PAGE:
Thursday, February 03, 2011

The stealth deal

Just what will be in the proposed perimeter security deal, or whatever they're calling it, as Harper meets with Obama in Washington tomorrow is worth watching. There were two items over the past 24 hours that were eye-catching.

Michael Ignatieff characterized the deal this way in Question Period today with a memorable word: "This is becoming a stealth deal, and a bad stealth deal at that. And bad stealth deals are bad for Canadian democracy." Stealth. Which led into this question by Liberal MP Marc Garneau, raising the possibility that the F-35 may somehow be mixed up in this proposed perimeter deal (from babelfish version):
The Speaker: THE HONOURABLE MEMBER FOR WESTMOUNT--VILLE-MARIE.

Marc Garneau (L): (VOICE OF TRANSLATOR): MR. SPEAKER, WE HAVE LEARNED THAT JET FIGHTERS WILL BE PART OF THE SECRET AGREEMENT NEGOTIATED BETWEEN THE PRIME MINISTER AND THE AMERICAN GOVERNMENT. IS IT ANY TWHAWND ROBERTS GATES -- ANY WONDER THAT ROBERTS GATES CAME TO SAY TO US LAST WEEK THAT WE SHOULD BUY THE F-35? CAN WE CHOOSE OUR OWN MILITARY EQUIPMENT? WHY IS THE PRIME MINISTER LETTING WASHINGTON TAKE OUR DECISIONS FOR US?

The Speaker: (VOICE OF TRANSLATOR): THE HONOURABLE MINISTER OF DEFENCE.

Hon. Peter MacKay: (END OF TRANSLATOR) SEPARATE FACT FROM FICTION AND MABEL SERRATE THE DEBATE A LITTLE BIT. MR. SPEAKER THIS IS A $9 BILLION PROJECT. WE ARE COMMITTED TO GIVING THE CANADIAN FORCES THE BEST AIRCRAFT AVAILABLE TO ENSURE MISSION SUCCESS. TO PROTECT THEM. MR. SPEAKER, LET'S LOOK AT WHAT THIS AIRCRAFT WILL DO. IN ADDITION TO THE $9 BILLION FOR THE AIRCRAFT, IT COMES WITH SUPPORTING INFRASTRUCTURE. INITIAL SPARES. TRAINING SIMULATORS, CONTINGENCY FUNDS, WEAPON SYSTEMS, ALL THE PROJECTED OPERATING COSTS. MR. SPEAKER THIS IS THE BEST DEAL FOR THE AIR FORCE, FOR THE AEROSPACE INDUSTRY AND FOR CANADIAN TAXPAYERS.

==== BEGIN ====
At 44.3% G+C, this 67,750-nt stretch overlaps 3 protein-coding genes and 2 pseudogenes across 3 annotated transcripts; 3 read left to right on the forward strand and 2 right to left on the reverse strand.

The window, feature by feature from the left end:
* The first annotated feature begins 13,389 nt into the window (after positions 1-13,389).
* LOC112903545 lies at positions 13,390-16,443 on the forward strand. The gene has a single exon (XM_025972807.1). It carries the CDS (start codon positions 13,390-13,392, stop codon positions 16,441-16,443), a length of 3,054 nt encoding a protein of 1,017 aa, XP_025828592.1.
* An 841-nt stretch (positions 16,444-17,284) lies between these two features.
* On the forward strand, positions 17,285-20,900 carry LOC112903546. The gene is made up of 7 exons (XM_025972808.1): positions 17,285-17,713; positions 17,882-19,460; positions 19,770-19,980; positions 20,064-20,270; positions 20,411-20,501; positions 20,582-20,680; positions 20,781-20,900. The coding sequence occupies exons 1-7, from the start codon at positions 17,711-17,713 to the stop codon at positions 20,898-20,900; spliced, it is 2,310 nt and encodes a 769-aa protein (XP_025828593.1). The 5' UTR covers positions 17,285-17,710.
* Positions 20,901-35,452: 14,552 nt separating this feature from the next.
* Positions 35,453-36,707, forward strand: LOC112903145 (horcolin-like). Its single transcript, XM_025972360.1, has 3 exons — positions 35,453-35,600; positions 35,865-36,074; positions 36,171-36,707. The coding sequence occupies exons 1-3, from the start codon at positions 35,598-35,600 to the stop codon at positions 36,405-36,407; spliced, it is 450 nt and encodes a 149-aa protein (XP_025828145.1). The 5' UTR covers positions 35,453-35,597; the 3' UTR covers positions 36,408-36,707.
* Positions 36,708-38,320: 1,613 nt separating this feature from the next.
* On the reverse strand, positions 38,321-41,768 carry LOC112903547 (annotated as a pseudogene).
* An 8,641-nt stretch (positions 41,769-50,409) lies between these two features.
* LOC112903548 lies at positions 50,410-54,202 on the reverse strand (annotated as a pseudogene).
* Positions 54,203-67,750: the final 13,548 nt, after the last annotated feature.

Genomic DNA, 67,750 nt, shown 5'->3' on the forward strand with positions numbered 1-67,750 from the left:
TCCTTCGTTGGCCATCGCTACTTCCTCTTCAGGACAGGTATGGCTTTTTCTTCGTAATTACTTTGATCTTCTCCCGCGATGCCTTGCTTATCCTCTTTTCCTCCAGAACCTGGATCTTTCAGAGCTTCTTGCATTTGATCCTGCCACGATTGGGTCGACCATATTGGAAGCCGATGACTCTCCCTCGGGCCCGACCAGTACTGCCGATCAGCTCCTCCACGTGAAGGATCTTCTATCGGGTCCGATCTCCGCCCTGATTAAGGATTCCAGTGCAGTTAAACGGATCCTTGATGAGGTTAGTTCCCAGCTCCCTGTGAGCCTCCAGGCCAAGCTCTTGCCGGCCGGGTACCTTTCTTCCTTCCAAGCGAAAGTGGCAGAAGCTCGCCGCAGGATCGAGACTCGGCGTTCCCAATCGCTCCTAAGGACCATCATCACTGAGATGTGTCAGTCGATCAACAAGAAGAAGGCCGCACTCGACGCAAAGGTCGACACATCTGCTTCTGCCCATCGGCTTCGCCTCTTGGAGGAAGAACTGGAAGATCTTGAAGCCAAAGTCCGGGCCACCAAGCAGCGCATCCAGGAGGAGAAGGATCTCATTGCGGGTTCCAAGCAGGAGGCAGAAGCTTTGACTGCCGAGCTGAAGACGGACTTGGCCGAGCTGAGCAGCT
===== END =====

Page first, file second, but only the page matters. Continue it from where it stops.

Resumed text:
In a Globe report yesterday, there was a reference to the deal "harmonizing regulations for everything from cereal to fighter jets." If there is some effort to narrow Canadian choices on major items like fighter jets in light of our present circumstances where we do not have a contract for the F-35s and it is a matter of considerable controversy in Canada, that may have some considerable repercussions.

The second aspect is on the energy/environment front. Whenever John Ivison predicts a big win for Mr. Harper, it's always worth noting, and he did so last night: "Border deal with U.S. could be a big win for Harper." Remember what happened in the fall when a "foreign policy coup" was predicted for Harper at the UN on that Security Council bid. Yes, we do. Anyway, Ivison points out the energy and environmental aspects to this deal that could be coming, in the context of oil moving over the border:
A loophole in the U.S.-Canada Free Trade Agreement allows either country to impose tariffs on the other for health or environmental reasons. But, with a line being drawn around the North American continent in terms of security, and Canada already committed to harmonizing its carbon reduction strategy with the U.S., Mr. Harper could convincingly argue that there should now be a common environmental standard for the two countries.
Postmedia has a follow-up report this afternoon covering the energy angle to this perimeter deal.

A few issues to keep in mind as the "broad based" statement that's "short on details" permeates the airwaves tomorrow.

Update: Instead of being in the House of Commons to answer questions, the day before he departs for Washington to engage in this deal with the U.S., Harper was here.